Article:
As both MySpace and Facebook begin to battle it out for the social media ascendancy, it’s becoming increasingly apparent that for retailers and advertisers (check brand owners) will soon to need to invest in this space to see how they integrate their ecommerce efforts with the customer intimacy social media promises. And this goes way beyond the current brand advertising or brand advocacy.

Social retailing, a term coined earlier this year by US technology consulting firm IconNicholson, combines mobile communication, online networking sites like Facebook with traditional off and online merchandising and it’s coming to a store near you.

In this increasingly brave new world a typical scenario could see us and our friends are constantly online and ready to advise whether those pants really do make our bums look big. And if we do actually venture into a store, RFID tags on items will enable in-store personalized commentary to be displayed about the products we are looking at. Checkout lines nonexistent because we are there either for a pickup, self checkout or even to buy items with our cellphones whilst browsing the store. If we’re signed up to the our local malls, retailers will already know our interests and text-message or bluetooth us personalized coupons and offers as we walk through their doors.

It is a view that has the backing of global technology research firm Gartner, identifying two new groups of emerging online shoppers, what it calls the "solo hunter" and the "social gatherer" in its report Social Shopping Will Shape the Future of E-Commerce released in May this year.

"Online vendors of goods and services that ignore the social dimension, as exemplified by the 'social gatherer' archetype, are ignoring a potentially large revenue component," said Ray Valdes, author of the report.

"These vendors are, in a substantial sense, 'leaving money on the table'.

"Social shoppers seek not just artifacts or information for future use but also an enhanced emotional connection to other participants in the shopping experience.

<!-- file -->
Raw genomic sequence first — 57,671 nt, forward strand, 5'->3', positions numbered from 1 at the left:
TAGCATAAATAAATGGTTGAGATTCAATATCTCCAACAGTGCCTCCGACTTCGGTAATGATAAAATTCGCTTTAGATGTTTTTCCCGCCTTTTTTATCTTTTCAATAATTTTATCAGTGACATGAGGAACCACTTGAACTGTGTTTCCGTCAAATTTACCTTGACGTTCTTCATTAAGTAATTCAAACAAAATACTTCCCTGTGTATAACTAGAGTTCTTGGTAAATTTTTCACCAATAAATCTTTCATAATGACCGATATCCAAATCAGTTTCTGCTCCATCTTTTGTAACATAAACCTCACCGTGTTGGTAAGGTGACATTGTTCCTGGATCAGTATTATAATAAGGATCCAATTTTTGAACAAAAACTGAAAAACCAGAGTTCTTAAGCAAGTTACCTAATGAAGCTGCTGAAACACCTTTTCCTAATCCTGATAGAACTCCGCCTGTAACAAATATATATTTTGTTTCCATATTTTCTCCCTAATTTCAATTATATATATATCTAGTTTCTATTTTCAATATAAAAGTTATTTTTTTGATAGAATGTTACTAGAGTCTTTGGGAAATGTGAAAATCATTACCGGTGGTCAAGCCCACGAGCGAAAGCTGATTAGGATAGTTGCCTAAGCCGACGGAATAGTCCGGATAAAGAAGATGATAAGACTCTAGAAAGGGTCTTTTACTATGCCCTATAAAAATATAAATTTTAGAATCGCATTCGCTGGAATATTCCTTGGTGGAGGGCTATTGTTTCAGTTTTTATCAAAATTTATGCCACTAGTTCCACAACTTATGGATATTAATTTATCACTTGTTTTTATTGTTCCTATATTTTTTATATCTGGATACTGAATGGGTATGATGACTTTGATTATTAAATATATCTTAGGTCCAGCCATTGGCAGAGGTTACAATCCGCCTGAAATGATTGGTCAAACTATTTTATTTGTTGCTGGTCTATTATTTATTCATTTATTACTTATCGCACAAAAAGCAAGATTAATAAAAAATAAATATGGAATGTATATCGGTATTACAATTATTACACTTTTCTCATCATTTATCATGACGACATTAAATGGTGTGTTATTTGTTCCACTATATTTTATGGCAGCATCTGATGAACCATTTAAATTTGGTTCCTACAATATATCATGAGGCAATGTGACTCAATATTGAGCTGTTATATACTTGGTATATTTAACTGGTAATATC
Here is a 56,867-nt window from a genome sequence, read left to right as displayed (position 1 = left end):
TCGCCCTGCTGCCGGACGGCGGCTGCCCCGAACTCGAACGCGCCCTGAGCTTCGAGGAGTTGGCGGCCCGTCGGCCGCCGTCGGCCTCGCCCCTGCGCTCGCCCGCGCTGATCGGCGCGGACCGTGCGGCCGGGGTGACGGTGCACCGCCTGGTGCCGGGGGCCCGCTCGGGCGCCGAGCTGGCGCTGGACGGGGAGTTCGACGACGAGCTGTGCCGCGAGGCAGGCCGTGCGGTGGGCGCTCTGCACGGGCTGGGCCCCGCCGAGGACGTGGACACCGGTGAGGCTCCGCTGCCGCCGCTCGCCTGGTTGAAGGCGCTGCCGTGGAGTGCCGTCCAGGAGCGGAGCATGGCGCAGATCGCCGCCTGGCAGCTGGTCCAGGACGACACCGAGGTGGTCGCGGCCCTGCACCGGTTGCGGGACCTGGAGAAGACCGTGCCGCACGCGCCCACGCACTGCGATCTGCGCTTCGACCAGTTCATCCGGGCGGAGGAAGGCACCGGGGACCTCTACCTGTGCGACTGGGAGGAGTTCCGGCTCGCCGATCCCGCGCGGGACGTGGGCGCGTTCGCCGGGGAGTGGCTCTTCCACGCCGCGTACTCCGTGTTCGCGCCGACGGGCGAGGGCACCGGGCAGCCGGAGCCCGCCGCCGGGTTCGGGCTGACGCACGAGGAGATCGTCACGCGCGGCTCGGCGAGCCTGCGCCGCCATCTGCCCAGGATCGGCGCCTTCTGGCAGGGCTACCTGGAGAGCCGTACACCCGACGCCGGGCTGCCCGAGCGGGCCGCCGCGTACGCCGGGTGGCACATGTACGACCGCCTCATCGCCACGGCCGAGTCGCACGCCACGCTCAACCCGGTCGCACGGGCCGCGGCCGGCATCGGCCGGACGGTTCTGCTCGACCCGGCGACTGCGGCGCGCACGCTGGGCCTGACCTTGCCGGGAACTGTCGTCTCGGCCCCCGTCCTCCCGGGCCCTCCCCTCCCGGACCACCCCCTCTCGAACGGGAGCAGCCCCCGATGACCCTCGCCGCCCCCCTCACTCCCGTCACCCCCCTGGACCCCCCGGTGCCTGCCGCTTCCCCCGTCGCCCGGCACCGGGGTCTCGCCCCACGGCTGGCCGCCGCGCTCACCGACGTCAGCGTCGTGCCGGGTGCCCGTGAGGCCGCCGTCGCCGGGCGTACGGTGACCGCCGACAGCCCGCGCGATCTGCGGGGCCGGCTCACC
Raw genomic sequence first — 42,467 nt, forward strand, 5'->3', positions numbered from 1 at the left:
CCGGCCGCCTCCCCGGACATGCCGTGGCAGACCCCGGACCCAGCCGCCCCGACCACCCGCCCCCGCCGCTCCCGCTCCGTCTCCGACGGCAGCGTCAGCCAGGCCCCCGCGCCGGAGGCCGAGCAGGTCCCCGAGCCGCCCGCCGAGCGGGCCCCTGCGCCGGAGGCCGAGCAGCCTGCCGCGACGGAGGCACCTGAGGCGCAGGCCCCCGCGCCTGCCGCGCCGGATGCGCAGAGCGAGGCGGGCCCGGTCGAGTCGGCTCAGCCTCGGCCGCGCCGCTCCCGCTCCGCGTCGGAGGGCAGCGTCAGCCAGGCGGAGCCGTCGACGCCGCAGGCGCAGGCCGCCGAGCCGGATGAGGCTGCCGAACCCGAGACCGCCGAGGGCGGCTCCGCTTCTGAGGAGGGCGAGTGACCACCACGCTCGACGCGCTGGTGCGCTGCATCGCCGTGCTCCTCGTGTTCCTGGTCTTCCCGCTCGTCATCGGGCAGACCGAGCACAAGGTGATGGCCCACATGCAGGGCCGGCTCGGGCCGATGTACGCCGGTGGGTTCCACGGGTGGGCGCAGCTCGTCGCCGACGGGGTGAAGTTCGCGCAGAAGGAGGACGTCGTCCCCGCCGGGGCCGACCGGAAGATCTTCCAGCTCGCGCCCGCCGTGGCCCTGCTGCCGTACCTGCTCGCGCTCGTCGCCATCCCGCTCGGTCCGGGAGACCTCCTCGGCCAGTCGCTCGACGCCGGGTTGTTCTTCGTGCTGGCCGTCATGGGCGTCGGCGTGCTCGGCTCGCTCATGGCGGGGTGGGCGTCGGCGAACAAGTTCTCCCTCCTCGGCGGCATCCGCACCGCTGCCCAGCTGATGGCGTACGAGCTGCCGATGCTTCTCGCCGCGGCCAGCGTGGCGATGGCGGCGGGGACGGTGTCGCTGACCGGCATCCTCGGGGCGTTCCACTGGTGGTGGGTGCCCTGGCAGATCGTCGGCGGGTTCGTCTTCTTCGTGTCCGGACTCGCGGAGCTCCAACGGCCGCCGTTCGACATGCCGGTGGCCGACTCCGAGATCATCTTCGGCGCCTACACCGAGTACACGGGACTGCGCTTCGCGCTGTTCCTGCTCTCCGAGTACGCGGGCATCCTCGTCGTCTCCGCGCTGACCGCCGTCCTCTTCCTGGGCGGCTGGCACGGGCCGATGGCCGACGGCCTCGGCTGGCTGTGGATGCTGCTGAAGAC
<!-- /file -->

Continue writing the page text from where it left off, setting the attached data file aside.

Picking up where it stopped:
"Despite a seeming lack of preoccupation with purchasing a particular item," the report continued, "it is possible that the total transaction amount in a social-shopping journey will exceed that of a solo foray; therefore, e-commerce vendors that ignore this dimension are leaving money on the table."

The Gartner report concluded that immersive virtual environments like Second Life and social networking sites like Facebook and MySpace have both an advantage and DIFFUSION notes the opportunity in “supporting peer-to-peer interaction across multiple vendor locations and in enabling spontaneous human social engagement at varying levels of intimacy, allowing collaborative purchases to occur,"

But as we noted in (see DIFFUSIONblog Minority Vision 18 March 2005) some aspects of social retailing are being hampered by the limits of the current technology. As Valdes notes "The limitations of technology on the Web today allow only indirect support for social shopping," he maintained. "The technology platform needs to evolve for more direct support in a more integrated manner."

And this is the immediate opportunity for a whole group of stakeholders including media owners, retailers and advertisers (check brand owners) to start to develop real social communities of interest beyond the solo hunter. Australian companies like Westfield, the world’s largest mall owner, could combine with a social networking site like Facebook or social shopping site Kaboodle to develop a social retailing property for it’s own global portfolio.